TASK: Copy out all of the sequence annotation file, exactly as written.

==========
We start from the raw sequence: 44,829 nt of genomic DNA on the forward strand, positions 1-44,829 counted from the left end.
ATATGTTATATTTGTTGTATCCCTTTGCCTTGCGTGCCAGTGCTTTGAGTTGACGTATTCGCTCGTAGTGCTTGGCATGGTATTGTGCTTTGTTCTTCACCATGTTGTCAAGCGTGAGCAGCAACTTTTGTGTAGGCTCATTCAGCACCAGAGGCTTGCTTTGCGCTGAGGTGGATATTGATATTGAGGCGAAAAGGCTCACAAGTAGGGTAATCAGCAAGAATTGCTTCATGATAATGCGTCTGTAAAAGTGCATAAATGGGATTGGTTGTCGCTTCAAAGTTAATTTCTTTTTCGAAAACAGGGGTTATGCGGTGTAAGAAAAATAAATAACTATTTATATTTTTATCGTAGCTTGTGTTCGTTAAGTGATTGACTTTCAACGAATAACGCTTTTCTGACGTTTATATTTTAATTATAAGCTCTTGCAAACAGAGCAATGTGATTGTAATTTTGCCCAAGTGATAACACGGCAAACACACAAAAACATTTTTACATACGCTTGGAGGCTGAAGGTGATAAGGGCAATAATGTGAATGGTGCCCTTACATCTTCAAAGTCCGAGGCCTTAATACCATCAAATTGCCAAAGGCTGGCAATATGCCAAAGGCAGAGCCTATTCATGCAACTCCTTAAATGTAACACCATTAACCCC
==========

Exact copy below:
We start from the raw sequence: 44,829 nt of genomic DNA on the forward strand, positions 1-44,829 counted from the left end.
ATATGTTATATTTGTTGTATCCCTTTGCCTTGCGTGCCAGTGCTTTGAGTTGACGTATTCGCTCGTAGTGCTTGGCATGGTATTGTGCTTTGTTCTTCACCATGTTGTCAAGCGTGAGCAGCAACTTTTGTGTAGGCTCATTCAGCACCAGAGGCTTGCTTTGCGCTGAGGTGGATATTGATATTGAGGCGAAAAGGCTCACAAGTAGGGTAATCAGCAAGAATTGCTTCATGATAATGCGTCTGTAAAAGTGCATAAATGGGATTGGTTGTCGCTTCAAAGTTAATTTCTTTTTCGAAAACAGGGGTTATGCGGTGTAAGAAAAATAAATAACTATTTATATTTTTATCGTAGCTTGTGTTCGTTAAGTGATTGACTTTCAACGAATAACGCTTTTCTGACGTTTATATTTTAATTATAAGCTCTTGCAAACAGAGCAATGTGATTGTAATTTTGCCCAAGTGATAACACGGCAAACACACAAAAACATTTTTACATACGCTTGGAGGCTGAAGGTGATAAGGGCAATAATGTGAATGGTGCCCTTACATCTTCAAAGTCCGAGGCCTTAATACCATCAAATTGCCAAAGGCTGGCAATATGCCAAAGGCAGAGCCTATTCATGCAACTCCTTAAATGTAACACCATTAACCCC